According to the World Health Organisation (WHO) and the World Organisation for Animal Health, there is no evidence so far that animals such as dogs and cats become ill from this virus. However, experts say it's important to remember that viruses can sometimes infect a species but not cause illness in that species, nor become transmissible to others.
Here, BHG answers all your questions based on the latest official and leading organisations around your pet's risk of contracting and spreading corononvirus (COVID-19).
Q. What happened with the Hong Kong dog that tested positive to COVID-19?
A. Last week Hong Kong quarantined the dog of a coronavirus patient, in what could be the first case of human-to-animal transmission. The dog showed no signs or symptoms of the virus. The Hong Kong Agriculture, Fisheries and Conservation Department (AFCD) said the dog's nasal and oral cavities tested "weak positive".
However, experts say the tests used to detect coronavirus could pick up even the minute amounts present on any surface. While the dog tested positive, WHO says there is no evidence pets can be a source, and experts caution against pets as spreaders of the virus.
Q. What are the concerns regarding pets that have been in contact with people infected with this virus?
A. The World Small Animal Veterinary Association (WSAVA) Scientific and One Health Committees states that: “While SARS-Cov-2 seems to have emerged from an animal source, it is now spreading from person-to-person. Person-to-person spread is thought to occur mainly via respiratory droplets produced when an infected person coughs or sneezes. At this time, it’s unclear how easily or sustainably this virus is spreading between people.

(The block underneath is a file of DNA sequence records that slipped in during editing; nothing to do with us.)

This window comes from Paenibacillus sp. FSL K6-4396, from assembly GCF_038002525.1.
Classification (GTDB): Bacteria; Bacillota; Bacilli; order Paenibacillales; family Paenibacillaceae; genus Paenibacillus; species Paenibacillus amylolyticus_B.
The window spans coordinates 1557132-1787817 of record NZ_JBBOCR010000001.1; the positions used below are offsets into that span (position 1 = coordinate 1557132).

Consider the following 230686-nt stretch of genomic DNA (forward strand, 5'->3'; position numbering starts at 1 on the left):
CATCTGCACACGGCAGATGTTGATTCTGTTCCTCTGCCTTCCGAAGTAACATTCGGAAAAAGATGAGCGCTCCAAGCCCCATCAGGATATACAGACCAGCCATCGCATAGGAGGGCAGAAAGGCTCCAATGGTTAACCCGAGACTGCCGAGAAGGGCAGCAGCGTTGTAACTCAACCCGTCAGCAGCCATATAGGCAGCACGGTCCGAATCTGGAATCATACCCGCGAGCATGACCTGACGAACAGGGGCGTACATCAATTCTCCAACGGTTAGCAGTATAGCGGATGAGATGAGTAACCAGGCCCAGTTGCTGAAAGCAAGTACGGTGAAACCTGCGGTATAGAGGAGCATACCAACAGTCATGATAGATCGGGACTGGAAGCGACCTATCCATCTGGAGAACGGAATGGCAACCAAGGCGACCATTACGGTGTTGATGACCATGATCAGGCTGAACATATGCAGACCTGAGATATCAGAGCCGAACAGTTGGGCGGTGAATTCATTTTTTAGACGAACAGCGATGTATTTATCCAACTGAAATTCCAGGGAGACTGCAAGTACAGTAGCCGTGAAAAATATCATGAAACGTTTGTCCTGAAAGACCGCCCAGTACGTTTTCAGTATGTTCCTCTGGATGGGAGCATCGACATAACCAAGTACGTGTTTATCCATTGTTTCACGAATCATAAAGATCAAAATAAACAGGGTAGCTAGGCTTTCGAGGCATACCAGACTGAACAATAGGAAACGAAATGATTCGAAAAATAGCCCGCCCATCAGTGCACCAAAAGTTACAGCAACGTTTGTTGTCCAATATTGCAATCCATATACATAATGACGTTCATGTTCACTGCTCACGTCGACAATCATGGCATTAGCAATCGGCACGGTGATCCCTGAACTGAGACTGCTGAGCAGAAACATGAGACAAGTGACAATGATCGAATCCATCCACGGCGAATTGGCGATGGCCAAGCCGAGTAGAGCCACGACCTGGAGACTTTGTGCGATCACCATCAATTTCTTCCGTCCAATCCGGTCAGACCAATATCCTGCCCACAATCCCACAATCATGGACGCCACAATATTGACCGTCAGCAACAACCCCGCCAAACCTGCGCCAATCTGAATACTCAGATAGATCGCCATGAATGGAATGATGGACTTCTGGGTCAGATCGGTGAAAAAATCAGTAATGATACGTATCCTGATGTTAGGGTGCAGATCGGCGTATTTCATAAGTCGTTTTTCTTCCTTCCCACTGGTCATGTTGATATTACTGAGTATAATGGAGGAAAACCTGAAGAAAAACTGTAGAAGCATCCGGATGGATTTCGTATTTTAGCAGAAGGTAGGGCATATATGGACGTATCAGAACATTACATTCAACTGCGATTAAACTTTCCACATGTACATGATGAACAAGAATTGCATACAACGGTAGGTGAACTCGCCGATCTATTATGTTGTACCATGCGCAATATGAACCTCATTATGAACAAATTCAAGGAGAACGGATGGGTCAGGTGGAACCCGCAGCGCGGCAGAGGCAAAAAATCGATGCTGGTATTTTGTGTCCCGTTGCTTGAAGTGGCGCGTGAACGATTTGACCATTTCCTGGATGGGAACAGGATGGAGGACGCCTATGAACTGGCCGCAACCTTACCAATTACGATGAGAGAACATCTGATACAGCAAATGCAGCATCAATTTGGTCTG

"Importantly, there is limited evidence that companion animals including pets such as dogs and cats, can become infected with SARS-Cov-2. Although there is no evidence that pets play a role in the epidemiology of COVID-19, strict hand hygiene should be maintained, especially if dealing with an animal that has been in contact with an infected person.”
Q. Should I avoid contact with pets or other animals if I am sick with COVID-19?
A. The Centers for Disease Control and Prevention (CDC) recommends the following:
“You should restrict contact with pets and other animals while you are sick with COVID-19, just like you would around other people. Although there have not been reports of pets or other animals becoming sick with COVID-19, it is recommended that people who are sick with COVID-19 try to limit the amount of contact they have with their pets. When possible, have another member of your household care for your animals while you are sick. If you are sick with COVID-19, limit the amount of direct contact as much as possible, including petting, snuggling, being kissed or licked, and sharing food. If you need to care for your pet or be around animals while you are sick, ensure you continue to maintain good hygiene practices, such as washing hands before and after interacting with pets and wear a face mask.”